Non – Surgical Model of Sepsis & Inflammation


The immune system is extraordinarily effective at eliminating small, local infections. However, when infection occurs systemically, such as in bacterial septicemia, a cascade of events is initiated in which potent mediators released by the immune system can endanger host survival. This whole body inflammatory state is referred to as sepsis. Sepsis can also occur in the absence of invading bacteria (“sterile sepsis”), for example, in cases of traumatic injury.

Sepsis is characterized by a system-wide dysregulation of the immune system referred to as Systemic Inflammatory Response Syndrome (SIRS). SIRS can eventually lead to Multi – Organ Dysfunction Syndrome (MODS) involving dysfunction of two or more major organs, hypoperfusion, or hypotension. Dysregulation of the coagulation system also can occur as a result of SIRS, leading to Disseminated Intravascular Coagulopathy (DIC).

SIRS is the leading cause of death in non-coronary intensive care units (ICUs) and the 10th leading cause of death in the United States. The incidence of severe sepsis in the United States is on the order of 700,000 cases per year and has been increasing in recent years. Mortality from MODS varies from 30% to 100% depending on the number of organs involved and this rate has not changed in the past 30 years. Therefore, a critical need exists to develop new diagnostics and therapeutics for sepsis/SIRS. Preclinical testing of new therapeutics requires suitable animal models. The gold standard has been the cecal ligation and puncture model, which is tedious and time consuming. For screening of new drugs, a model with a higher throughput is needed.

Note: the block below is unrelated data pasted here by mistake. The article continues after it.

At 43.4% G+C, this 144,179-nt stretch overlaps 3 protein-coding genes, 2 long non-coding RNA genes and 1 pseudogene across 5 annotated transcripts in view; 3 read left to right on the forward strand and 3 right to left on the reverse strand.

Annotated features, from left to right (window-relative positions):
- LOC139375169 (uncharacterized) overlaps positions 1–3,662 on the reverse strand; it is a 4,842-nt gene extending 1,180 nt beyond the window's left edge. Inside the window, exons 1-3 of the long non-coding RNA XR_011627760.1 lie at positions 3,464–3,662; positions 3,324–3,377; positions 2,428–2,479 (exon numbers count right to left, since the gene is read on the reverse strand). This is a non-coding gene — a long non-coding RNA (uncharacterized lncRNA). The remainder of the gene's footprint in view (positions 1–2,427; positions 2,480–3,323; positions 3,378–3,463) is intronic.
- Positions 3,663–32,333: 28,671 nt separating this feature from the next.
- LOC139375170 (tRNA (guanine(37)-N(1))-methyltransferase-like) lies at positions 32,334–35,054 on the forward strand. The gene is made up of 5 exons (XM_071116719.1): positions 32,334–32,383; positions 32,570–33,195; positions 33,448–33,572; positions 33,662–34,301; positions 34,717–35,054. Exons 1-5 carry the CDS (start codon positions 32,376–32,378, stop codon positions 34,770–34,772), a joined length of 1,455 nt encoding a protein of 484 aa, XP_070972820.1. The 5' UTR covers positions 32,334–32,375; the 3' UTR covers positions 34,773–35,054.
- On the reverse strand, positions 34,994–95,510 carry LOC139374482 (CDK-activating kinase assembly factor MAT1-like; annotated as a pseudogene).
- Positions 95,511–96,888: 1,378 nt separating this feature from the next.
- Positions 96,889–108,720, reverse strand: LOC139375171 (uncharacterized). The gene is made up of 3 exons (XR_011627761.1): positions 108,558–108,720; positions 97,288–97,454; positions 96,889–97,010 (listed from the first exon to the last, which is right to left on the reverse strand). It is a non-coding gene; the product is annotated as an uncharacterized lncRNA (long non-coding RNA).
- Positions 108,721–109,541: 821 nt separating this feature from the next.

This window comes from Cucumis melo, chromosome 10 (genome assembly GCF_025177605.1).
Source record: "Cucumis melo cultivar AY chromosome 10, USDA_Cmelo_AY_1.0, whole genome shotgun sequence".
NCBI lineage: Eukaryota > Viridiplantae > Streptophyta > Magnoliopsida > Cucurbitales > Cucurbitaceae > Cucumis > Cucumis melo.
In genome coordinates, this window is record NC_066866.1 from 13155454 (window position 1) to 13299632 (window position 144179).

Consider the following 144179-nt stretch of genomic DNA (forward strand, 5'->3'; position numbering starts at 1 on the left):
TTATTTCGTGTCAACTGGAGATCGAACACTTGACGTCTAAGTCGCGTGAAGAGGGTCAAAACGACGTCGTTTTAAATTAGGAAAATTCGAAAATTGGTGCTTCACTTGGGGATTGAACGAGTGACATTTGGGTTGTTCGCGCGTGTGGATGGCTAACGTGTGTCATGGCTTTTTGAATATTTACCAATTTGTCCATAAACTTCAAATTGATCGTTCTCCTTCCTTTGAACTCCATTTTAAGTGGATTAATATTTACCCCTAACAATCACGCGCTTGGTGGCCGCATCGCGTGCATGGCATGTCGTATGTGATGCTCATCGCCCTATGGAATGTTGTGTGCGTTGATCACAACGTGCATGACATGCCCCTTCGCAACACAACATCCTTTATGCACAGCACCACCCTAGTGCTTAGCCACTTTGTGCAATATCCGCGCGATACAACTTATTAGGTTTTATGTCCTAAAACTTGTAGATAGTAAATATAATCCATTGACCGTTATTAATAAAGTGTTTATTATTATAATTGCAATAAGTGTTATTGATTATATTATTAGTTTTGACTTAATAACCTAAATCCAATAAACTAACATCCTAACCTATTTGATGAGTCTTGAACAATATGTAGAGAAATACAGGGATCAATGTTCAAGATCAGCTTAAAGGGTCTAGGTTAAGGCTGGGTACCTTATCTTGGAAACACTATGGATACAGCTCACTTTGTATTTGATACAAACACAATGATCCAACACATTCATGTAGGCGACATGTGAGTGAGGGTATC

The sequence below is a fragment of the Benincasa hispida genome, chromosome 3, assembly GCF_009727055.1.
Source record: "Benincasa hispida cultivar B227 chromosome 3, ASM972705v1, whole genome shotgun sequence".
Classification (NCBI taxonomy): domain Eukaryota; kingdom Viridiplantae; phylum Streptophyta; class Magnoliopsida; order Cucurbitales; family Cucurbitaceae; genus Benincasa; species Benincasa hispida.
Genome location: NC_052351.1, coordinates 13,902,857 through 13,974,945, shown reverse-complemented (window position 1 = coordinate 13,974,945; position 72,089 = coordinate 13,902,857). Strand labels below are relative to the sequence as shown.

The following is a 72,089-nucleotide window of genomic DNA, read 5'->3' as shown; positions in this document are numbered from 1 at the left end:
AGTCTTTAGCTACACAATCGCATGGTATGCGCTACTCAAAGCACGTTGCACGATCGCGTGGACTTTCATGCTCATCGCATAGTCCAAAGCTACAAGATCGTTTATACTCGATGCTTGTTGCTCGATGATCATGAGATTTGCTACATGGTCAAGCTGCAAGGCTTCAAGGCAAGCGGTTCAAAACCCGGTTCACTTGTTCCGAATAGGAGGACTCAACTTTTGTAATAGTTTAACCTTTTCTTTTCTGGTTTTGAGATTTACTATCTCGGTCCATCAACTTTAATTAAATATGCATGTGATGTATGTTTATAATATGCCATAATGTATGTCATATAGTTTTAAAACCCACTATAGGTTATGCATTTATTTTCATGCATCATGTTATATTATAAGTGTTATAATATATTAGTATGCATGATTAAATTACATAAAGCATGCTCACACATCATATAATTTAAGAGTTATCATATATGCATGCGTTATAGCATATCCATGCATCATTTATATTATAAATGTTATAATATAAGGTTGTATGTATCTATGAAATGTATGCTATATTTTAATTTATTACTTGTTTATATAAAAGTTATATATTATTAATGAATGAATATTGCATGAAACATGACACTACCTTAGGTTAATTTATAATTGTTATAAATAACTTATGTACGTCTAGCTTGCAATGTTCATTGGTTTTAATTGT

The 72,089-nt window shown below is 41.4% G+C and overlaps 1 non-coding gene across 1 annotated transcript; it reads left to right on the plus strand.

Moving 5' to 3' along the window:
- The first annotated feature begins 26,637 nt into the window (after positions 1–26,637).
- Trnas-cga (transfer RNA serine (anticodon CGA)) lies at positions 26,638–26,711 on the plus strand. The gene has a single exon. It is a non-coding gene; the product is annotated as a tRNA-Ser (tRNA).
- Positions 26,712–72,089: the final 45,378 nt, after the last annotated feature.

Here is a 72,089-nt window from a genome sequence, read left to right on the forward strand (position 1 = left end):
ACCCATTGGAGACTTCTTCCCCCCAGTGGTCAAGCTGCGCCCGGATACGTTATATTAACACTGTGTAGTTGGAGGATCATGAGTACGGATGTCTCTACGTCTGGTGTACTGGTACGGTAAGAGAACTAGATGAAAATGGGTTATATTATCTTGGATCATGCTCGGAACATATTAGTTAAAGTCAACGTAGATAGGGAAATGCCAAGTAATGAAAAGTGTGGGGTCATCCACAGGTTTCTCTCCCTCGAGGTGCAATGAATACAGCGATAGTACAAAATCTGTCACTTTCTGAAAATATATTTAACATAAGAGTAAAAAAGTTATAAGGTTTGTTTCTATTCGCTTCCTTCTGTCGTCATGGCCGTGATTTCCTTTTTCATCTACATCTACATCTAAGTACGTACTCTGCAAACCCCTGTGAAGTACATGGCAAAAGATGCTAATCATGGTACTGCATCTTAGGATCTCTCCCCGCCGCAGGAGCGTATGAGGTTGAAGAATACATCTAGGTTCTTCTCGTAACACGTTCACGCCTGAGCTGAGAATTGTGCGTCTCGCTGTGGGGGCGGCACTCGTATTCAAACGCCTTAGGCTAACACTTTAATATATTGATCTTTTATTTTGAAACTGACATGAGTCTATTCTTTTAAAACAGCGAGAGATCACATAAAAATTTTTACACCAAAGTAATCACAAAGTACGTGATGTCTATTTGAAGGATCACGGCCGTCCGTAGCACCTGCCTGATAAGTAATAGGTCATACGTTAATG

Non-Surgical Model of Sepsis and Inflammation

Noble Life Sciences has developed a robust and reproducible preclinical model of poly-microbial sepsis to facilitate drug screening. In this model, a cecal slurry is used to induce septic peritonitis resulting in systemic bacteremia, organ infection and eventual systemic release of cytokines. Because it is poly-microbial, involving both gram-negative and gram-positive bacteria, a wide range of pattern recognition receptors such as Toll-Like Receptors are activated on a variety of immune cells, mimicking sepsis. The model is highly reproducible, easy to monitor by a variety of endpoints and closely mimics clinical settings of abdominal sepsis in small animals. By titrating the amount of cecal slurry used, the severity of the septic response can be adjusted to the needs of the experimenter.

Because the inflammatory response and MODS characteristic of SIRS is similar whether induced by inflammation or by trauma, the model is useful for diagnostic and therapeutic studies of sepsis induced by pathogens, sterile sepsis or by trauma. If preferred, the model can be run using a modified Schwartzman reaction where a priming dose of lipo poly saccharide is given to the mice to sensitize them prior to administration of the cecal slurry, providing a useful DIC model in the context of SIRS. 

SampleProtocol& Results

A cecal slurry was prepared as follows: 150 C57/BL6 mice were euthanized and their cec a removed. Cecal contents were extracted, diluted with cold 5% dextrose, passed through an 18 – gauge needle to break up solids, and stored in aliquots a t – 80 o C. For injection, the cecal slurry was thawed rapidly at 37 o C and then equilibrated to room temperature. Groups of 8 mice each received intraperitoneal (IP) injections at doses ranging from 0.5 gm/kg to 4 gm/kg. Animals were monitored every hour and deaths recorded. The results are depicted in the figure at right. Survival was dose dependent.

This Noble Life Sciences model provides a convenient, effective animal model for compound screening. The model is less cumbersome than cecal ligation and puncture; surgery is not required, the dose can be titrated and endpoints can be studied either in a non – lethal setting or by measuring survival.

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Scientific Advisor Team

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Stephen K. Horrigan, Ph.D.

Stephen K. Horrigan, Ph.D.

Chief Scientific Officer

Pang-Kuo Lo, Ph.D. MSc

Pang-Kuo Lo, Ph.D. MSc

Team Lead, Assay Development

Arundhati Ghosh, Ph.D., MSc

Arundhati Ghosh, Ph.D., MSc

Study Director

Yongping Chen, M.D., Ph.D.

Yongping Chen, M.D., Ph.D.

Senior Study Director